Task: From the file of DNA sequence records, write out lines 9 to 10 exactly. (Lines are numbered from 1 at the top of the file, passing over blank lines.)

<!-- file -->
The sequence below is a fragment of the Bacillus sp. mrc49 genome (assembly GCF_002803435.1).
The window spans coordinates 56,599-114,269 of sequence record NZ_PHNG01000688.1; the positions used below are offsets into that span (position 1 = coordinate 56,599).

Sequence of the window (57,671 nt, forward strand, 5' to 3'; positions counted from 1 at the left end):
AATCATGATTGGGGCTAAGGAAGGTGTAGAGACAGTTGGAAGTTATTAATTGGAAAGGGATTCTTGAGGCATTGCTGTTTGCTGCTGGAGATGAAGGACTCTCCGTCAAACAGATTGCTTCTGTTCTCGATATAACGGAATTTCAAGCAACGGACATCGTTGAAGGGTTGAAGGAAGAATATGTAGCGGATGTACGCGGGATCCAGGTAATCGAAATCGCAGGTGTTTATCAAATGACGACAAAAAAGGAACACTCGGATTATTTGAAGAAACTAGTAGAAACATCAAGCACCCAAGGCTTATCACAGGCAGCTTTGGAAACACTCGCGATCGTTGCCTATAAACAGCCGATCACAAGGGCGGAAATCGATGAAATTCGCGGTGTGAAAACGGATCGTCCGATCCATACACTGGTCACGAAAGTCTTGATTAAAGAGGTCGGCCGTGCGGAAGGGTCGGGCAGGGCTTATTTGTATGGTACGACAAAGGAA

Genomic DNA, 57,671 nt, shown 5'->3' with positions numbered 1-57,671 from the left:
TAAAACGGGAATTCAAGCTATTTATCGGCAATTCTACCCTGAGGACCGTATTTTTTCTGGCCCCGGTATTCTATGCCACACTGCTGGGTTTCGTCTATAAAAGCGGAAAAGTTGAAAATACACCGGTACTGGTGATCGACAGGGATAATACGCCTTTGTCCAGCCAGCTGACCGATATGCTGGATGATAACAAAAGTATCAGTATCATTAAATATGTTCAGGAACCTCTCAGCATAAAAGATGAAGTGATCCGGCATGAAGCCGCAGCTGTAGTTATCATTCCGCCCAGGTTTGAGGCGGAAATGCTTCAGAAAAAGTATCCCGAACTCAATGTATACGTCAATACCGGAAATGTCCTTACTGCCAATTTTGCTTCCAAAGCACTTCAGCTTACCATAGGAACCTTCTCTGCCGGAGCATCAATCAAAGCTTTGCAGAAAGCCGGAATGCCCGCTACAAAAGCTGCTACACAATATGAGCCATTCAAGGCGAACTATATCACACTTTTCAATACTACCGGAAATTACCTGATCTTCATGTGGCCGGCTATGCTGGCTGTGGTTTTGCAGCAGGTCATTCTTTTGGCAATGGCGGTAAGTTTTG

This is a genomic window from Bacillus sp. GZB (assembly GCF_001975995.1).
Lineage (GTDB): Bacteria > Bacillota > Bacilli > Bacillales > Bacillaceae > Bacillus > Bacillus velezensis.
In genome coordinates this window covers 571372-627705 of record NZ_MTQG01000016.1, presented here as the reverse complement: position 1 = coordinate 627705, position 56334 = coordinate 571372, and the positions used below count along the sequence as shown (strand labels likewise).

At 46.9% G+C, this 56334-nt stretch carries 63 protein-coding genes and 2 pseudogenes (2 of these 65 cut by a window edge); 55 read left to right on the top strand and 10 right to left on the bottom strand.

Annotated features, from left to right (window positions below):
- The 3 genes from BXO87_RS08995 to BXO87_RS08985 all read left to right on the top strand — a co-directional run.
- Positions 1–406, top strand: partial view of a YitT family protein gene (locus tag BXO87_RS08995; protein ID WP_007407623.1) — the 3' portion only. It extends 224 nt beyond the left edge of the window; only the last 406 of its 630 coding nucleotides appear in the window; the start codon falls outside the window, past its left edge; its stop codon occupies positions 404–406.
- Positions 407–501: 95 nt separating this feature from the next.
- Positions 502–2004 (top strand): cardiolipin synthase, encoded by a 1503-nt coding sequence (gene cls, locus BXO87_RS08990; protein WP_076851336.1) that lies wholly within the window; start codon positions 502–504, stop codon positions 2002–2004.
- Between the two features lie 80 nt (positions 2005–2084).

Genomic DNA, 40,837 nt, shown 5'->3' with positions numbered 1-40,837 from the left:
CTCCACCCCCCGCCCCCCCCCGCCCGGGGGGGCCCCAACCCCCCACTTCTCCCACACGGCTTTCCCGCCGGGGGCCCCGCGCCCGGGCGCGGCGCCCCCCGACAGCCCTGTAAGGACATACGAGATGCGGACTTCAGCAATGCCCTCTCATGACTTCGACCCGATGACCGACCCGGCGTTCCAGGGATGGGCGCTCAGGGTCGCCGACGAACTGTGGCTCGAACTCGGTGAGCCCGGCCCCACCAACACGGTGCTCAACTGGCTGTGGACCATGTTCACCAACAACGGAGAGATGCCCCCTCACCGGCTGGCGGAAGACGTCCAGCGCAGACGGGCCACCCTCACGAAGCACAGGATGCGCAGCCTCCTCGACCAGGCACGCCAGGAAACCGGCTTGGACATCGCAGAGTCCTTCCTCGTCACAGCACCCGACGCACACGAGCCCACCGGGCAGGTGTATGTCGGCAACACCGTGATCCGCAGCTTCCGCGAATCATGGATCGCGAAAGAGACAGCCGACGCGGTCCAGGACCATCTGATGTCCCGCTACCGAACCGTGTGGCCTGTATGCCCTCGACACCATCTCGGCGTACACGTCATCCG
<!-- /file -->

In genome coordinates this window covers 571372-627705 of record NZ_MTQG01000016.1, presented here as the reverse complement: position 1 = coordinate 627705, position 56334 = coordinate 571372, and the positions used below count along the sequence as shown (strand labels likewise).

At 46.9% G+C, this 56334-nt stretch carries 63 protein-coding genes and 2 pseudogenes (2 of these 65 cut by a window edge); 55 read left to right on the top strand and 10 right to left on the bottom strand.